Loudoun Art Program
Welcome to the Art Department at NOVA’s Loudoun Campus!
Our faculty are an energetic and imaginative group of fine artists and art historians. We offer classes from beginner to advance levels in painting, drawing, design, printmaking, ceramics, sculpture and art history. Our classes are beneficial to students who may want to transfer to a four-year program or who are simply interested in developing their artistic skills without degree requirements.
The Annual Loudoun Student Art and Communication Design Exhibition (juried) is on view every April in the Waddell Art Gallery on campus. The Loudoun Art and Communication Design Faculty Exhibition is on view every fall. The Waddell Art Gallery also features exhibits and lectures by guest artists throughout the school year.
Painting courses provide students with skills needed to investigate and experiment with visual communication, both traditional and contemporary. Students are encouraged to apply established theories, concepts and media in the development of their own art, eventually leading up to expression of individualized concepts, feelings, viewpoints, style and techniques.
Drawing classes focus on the fundamentals of drawing from observation. Working from still life, the human figure, and landscape, students develop basic technical, perceptual, and conceptual skills of drawing. Through lab projects, sketchbook assignments, and class critiques, students develop ways to render objects/figures from life.
Design courses concentrate on two and three dimensional form through the manipulation of black, white and gray in studying the elements of design and their relationships. Students present visual 2 and 3D solutions to a series of problems incorporating the concepts of point, line, value, mass, and texture as well as illusions of space plane, monolithic, concave, convex and penetrated mass. The study of the interaction of color including the properties of color and color materials, color analysis and the relativity of color is addressed in advanced course work. Classes are comprised of lectures, class discussion, and individual and group critiques.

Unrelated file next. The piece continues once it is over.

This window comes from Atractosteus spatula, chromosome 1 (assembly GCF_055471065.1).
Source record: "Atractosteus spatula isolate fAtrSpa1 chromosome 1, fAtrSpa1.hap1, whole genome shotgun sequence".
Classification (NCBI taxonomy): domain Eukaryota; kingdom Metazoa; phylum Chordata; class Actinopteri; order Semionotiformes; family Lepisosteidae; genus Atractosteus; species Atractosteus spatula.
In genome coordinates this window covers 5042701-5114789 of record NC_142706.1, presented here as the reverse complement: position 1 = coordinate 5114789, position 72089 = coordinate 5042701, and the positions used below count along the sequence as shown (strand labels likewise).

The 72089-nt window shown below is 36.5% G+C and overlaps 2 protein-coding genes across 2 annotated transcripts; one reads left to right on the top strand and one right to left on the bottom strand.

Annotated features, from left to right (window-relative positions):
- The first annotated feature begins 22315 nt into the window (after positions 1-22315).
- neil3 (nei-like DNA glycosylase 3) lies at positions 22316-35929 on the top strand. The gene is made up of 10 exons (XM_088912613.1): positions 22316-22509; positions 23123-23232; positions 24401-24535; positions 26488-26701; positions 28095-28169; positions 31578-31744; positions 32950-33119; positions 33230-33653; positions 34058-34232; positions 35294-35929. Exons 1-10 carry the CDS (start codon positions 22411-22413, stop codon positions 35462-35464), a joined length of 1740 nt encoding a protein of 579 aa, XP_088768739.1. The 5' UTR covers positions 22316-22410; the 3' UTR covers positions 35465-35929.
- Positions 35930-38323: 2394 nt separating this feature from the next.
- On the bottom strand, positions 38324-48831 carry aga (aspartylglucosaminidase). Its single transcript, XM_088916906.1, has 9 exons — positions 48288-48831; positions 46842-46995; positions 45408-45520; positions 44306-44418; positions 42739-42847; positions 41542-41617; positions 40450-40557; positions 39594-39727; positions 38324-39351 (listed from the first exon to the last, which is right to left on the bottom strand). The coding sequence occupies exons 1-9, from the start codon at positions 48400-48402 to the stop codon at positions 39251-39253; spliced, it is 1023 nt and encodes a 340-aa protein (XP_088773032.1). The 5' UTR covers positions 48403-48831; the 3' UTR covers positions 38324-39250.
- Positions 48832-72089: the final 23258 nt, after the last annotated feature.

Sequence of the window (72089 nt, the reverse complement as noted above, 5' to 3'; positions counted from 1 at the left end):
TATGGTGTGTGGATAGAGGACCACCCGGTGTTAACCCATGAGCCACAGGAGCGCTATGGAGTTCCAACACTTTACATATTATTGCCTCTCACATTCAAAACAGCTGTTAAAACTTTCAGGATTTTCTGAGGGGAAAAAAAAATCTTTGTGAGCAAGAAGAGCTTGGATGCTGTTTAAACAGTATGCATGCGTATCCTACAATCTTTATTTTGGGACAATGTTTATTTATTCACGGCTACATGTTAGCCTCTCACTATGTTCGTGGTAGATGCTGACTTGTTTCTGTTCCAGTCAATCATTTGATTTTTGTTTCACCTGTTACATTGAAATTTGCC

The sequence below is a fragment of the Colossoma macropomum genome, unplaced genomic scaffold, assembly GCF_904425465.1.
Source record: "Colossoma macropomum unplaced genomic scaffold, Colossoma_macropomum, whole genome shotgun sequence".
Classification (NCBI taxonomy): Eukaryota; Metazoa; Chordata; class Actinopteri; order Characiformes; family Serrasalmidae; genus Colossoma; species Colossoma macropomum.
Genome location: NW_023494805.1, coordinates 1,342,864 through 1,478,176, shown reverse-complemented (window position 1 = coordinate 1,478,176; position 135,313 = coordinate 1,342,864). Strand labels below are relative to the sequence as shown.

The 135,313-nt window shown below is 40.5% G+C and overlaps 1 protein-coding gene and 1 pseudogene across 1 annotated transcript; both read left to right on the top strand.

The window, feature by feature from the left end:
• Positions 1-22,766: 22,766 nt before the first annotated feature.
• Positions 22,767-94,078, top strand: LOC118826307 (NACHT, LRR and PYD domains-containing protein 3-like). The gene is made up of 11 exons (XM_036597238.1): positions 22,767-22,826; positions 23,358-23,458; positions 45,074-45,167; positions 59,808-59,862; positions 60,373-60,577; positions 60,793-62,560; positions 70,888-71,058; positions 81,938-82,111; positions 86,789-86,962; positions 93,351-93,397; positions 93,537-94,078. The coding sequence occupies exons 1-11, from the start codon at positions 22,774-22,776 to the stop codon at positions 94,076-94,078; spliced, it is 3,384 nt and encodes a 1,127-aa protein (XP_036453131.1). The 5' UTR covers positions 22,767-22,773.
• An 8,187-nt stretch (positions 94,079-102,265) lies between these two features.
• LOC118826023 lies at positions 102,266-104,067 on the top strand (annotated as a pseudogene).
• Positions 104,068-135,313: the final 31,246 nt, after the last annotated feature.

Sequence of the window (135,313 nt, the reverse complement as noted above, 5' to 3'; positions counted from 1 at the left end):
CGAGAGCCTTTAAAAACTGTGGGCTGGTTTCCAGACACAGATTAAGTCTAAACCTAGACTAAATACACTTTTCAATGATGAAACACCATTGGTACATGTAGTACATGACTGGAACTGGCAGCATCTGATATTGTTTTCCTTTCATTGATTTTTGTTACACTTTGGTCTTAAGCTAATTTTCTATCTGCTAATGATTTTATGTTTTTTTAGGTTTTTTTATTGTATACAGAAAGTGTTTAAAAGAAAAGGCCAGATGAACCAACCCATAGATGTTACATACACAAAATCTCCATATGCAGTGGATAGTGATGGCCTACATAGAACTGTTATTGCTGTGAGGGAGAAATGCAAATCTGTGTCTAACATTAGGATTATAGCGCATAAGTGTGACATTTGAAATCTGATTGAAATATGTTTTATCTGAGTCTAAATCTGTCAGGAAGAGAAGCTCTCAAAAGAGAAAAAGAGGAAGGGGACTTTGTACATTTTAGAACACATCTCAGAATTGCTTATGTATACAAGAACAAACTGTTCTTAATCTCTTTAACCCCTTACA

Students are introduced to etching, lithography and relief with a structured survey studio course. Techniques are presented through lecture, demonstration, and examples from the print studio’s extensive print collection. Learning is hands-on with students working with a number of tools and presses. Lab projects and class critiques encourage students to develop and demonstrate their understanding of printmaking. Opportunities to specialize in printmaking techniques of particular interest to the student including color printmaking techniques and paper making are available in advanced courses.
The Loudoun Campus ceramics program offers classes in beginning through advanced ceramics. While addressing both technical and aesthetic issues, the program fosters the development of creativity, artistic vision, and personal style. Both hand-building and wheel-thrown techniques are available.
The art history program at the Loudoun campus has classes in the history of Western art from the beginning of time to the 21st century, courses in Far Eastern art, and specialized courses in the history of design and modern art. Most of the history courses require museum visits and, occasionally, field trips with the instructor. One can major in art history and receive an Associate degree in liberal arts with a specialization in art history. Classes in American art, Renaissance and Baroque art, and museum studies are available at the Manassas and Annandale campuses to supplement studies at the Loudoun Campus.